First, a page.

7 Books for Better Mental Health


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May is Mental Health Awareness Month. Whether or not you are among the 1 in 5 adults who experience mental illness each year, you almost definitely know folks who are, and your mental health is an important component of your overall health regardless. There’s no substitute for good mental health treatment, which should be accessible and affordable for everyone, but as with many things in life, books can be a helpful starting point or supplement.

Take Good Care of Yourself

When radical Black activists popularized the concept of self-care in the 1960s and ‘70s, they weren’t talking about hitting the spa or taking a bubble bath. Those things can certainly be elements of self-care (and as a longtime fan of spending an hour in the tub every night, I’m here to tell you it’s excellent), but they don’t address the underlying causes of stress or the systemic sources of inequity that are harmful to our wellbeing.

Book cover of Real Self Care

Real self-care can’t be bought. It’s the internal process of making decisions that align with your values, setting boundaries, asserting yourself, and practicing self-compassion. Not as easy as a trip to Target! That’s why I’m an evangelist for

Pooja Lakshmin MD’s Real Self-Care, breaks the work into manageable steps and offers tools to help you identify your personal version of real self-care.

Looking for guidance on how, exactly, to set those boundaries and assert yourself without feeling or acting like a jerk? Run, don’t walk, to Set Boundaries, Find Peace and its companion workbook by therapist Nedra Glover Tawwab.

Demystify Therapy

Therapy-speak is all over social media, and while destigmatizing therapy is a huge win, short-form videos about narcissism and Instagram slides about the trauma response can flatten and over-generalize a complex, deeply personal process. In reality, therapists rarely make TikTok-friendly pronouncements, and the big lessons are nearly impossible to boil down to a soundbite.

Book cover of Dope TherapyBook cover of Dope Therapy

If you’re circling around the idea of therapy but haven’t yet sat on the proverbial couch, Shani Tran’s Dope Therapy is here to help you set your expectations, find a therapist, navigate the process, troubleshoot when it feels like therapy isn’t working, and identify when you’re ready to wrap up. Tran recognizes that sometimes the things we need help with can make it even more difficult to seek that help, and her guidance is especially focused on making therapy easier and more approachable for queer and BIPOC folks and other members of historically marginalized communities.

Wondering what your therapist is really thinking about while you’re spilling your guts? Don’t miss Maybe You Should Talk to Someone by Lori Gottlieb, who takes readers into the therapy room during her sessions with clients (all anonymized, of course) as well as her sessions with her own therapist (!). In sharing her experiences as both therapist and client, Gottlieb reminds us that therapists are just people, too. This memoir is warm, funny, and affirming no matter where you are in your therapy journey.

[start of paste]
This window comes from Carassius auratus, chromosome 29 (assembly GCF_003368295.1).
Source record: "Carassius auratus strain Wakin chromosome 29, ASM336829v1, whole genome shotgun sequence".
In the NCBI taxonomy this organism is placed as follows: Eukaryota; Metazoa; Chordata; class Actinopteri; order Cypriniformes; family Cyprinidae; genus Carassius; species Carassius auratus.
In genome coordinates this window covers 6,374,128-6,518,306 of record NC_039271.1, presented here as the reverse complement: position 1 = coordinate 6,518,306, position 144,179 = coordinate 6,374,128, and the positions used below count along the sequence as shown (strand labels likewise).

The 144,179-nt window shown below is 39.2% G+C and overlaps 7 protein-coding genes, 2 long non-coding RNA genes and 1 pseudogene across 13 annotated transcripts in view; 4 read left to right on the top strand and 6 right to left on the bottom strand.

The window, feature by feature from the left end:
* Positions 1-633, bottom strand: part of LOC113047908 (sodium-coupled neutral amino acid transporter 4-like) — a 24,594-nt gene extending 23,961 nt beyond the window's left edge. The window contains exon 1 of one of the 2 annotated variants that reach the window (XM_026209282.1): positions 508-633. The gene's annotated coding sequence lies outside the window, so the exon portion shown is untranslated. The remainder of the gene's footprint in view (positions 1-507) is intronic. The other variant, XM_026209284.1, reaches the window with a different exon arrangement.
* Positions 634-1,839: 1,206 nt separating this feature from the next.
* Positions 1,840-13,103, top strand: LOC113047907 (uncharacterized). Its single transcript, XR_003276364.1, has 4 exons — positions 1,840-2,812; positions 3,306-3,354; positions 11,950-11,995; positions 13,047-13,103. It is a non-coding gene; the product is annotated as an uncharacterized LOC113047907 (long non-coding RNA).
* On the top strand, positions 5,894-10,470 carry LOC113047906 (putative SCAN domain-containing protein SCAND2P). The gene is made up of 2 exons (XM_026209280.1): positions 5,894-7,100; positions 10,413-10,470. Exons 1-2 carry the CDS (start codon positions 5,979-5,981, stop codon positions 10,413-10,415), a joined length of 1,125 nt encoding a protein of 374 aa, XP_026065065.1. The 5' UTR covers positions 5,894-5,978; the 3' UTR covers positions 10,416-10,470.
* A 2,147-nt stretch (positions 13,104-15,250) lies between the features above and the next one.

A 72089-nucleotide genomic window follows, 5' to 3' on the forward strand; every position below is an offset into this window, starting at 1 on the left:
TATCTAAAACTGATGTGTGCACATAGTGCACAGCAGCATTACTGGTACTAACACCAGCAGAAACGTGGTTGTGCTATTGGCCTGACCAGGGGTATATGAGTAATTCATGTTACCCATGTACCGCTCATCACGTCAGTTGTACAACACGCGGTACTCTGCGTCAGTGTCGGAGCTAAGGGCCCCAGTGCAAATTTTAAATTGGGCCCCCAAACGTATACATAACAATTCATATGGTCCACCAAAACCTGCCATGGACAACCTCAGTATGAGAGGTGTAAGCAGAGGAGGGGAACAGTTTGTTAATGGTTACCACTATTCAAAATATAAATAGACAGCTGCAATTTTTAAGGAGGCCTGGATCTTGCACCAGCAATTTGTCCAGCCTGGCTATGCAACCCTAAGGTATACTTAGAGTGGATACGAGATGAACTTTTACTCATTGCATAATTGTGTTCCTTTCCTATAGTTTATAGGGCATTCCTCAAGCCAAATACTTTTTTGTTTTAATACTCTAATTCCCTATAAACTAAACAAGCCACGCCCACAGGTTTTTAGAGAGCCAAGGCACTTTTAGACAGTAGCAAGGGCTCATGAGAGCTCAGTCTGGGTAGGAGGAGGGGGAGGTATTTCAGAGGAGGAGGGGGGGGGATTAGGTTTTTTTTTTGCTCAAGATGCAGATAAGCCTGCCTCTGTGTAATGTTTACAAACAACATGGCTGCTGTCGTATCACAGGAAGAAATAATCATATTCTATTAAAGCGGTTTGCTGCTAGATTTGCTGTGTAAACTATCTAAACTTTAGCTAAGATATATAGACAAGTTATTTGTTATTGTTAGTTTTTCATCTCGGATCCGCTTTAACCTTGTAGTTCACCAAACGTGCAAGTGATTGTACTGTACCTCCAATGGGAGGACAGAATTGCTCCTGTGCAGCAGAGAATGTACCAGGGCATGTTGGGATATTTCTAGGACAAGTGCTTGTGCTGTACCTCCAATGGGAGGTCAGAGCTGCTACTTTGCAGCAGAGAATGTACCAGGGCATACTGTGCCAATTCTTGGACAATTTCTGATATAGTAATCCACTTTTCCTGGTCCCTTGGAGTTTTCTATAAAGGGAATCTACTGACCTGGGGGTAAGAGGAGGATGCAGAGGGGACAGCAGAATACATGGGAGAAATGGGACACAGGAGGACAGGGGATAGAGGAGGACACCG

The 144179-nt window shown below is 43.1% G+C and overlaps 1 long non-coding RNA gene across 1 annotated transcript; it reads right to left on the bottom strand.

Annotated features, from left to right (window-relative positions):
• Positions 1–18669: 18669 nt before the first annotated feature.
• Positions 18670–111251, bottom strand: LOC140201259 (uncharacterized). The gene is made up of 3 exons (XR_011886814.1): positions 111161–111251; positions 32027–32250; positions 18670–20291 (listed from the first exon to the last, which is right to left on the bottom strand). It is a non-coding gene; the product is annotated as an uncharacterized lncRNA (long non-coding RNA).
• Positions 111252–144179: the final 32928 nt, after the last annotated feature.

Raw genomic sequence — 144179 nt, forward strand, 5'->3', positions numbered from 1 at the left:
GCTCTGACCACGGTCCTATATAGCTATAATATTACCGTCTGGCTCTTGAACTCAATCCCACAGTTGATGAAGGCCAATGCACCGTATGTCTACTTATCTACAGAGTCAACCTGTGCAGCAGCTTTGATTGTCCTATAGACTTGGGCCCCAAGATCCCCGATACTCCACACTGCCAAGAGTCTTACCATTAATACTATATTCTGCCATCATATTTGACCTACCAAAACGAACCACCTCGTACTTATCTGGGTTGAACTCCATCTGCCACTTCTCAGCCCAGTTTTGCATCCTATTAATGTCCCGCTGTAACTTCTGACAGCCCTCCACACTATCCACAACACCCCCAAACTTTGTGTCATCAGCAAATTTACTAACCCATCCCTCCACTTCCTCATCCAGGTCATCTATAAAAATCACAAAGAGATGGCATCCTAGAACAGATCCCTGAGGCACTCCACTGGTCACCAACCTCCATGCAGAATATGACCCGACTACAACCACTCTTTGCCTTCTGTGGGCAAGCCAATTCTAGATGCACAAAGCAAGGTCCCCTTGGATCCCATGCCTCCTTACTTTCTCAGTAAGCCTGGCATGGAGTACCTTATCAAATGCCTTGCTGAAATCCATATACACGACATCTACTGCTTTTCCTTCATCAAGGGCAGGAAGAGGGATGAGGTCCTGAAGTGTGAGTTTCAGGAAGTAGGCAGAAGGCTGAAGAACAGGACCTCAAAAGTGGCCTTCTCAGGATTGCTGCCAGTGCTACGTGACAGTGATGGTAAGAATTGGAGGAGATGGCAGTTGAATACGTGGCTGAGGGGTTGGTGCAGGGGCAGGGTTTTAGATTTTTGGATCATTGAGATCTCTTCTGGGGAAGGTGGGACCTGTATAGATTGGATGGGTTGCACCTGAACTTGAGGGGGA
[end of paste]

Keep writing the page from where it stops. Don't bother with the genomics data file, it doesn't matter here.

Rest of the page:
Understand Trauma

In the public conversation about trauma—what progress, that we even have a public conversation about trauma!—folks often point to The Body Keeps the Score, which has been chilling on bestseller lists for the last several years as we all tried to make sense of a certain unprecedented presidential administration followed by a global pandemic. It’s a good read, certainly, if you’re interested in the theoretical and clinical side of things, but we’re not here today to talk about theory. Here are two more personal approaches that can help you understand what trauma is and how it might show up in your life, family, and relationships

Book cover of what my bones knowBook cover of what my bones know

In It Didn’t Start With You, Mark Wolynn lays out research findings that explain and illustrate the ways that trauma can be passed down from one generation to the next, creating patterns of trauma of mental illness in families. Wolynn developed a therapeutic technique called the Core Language Approach, which he presents here, along with guidance and practical tips for applying his findings to your own healing. Relatedly, Lindsay C. Gibson’s Adult Children of Emotionally Immature Parents should be required reading for anyone who was raised by people who either didn’t have access to therapy or refused to go. I haven’t come across a book that does a better job drawing a clear line between our earliest relationships and interactions and the patterns of communication and attachment we develop as adults.

Finally, What My Bones Know by Stephanie Foo is a searing memoir about the experience of living with complex PTSD and the lifelong work of recovery. Equal parts painful and inspiring, it’s a powerful argument for hope, resilience, and reclaiming your story.


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